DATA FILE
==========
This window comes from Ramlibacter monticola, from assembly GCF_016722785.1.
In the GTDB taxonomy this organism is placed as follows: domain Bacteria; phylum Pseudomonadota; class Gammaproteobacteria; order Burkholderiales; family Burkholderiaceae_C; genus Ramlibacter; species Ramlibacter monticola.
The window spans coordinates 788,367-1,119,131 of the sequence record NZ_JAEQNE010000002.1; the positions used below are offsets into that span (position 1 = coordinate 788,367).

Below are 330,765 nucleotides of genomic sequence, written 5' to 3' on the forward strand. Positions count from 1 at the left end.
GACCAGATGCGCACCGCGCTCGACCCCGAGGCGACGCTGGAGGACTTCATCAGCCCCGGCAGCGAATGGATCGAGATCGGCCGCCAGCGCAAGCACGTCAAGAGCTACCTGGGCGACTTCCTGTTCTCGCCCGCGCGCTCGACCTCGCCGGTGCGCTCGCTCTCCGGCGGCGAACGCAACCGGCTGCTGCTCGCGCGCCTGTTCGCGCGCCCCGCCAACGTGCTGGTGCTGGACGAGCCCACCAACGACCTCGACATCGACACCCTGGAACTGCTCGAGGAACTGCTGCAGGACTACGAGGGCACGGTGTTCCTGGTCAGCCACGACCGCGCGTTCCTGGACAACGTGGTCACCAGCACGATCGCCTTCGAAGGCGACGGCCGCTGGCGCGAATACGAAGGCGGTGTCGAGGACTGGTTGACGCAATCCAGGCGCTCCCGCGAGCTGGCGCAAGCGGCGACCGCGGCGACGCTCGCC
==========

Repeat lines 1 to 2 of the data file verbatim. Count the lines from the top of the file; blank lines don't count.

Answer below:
This window comes from Ramlibacter monticola, from assembly GCF_016722785.1.
In the GTDB taxonomy this organism is placed as follows: domain Bacteria; phylum Pseudomonadota; class Gammaproteobacteria; order Burkholderiales; family Burkholderiaceae_C; genus Ramlibacter; species Ramlibacter monticola.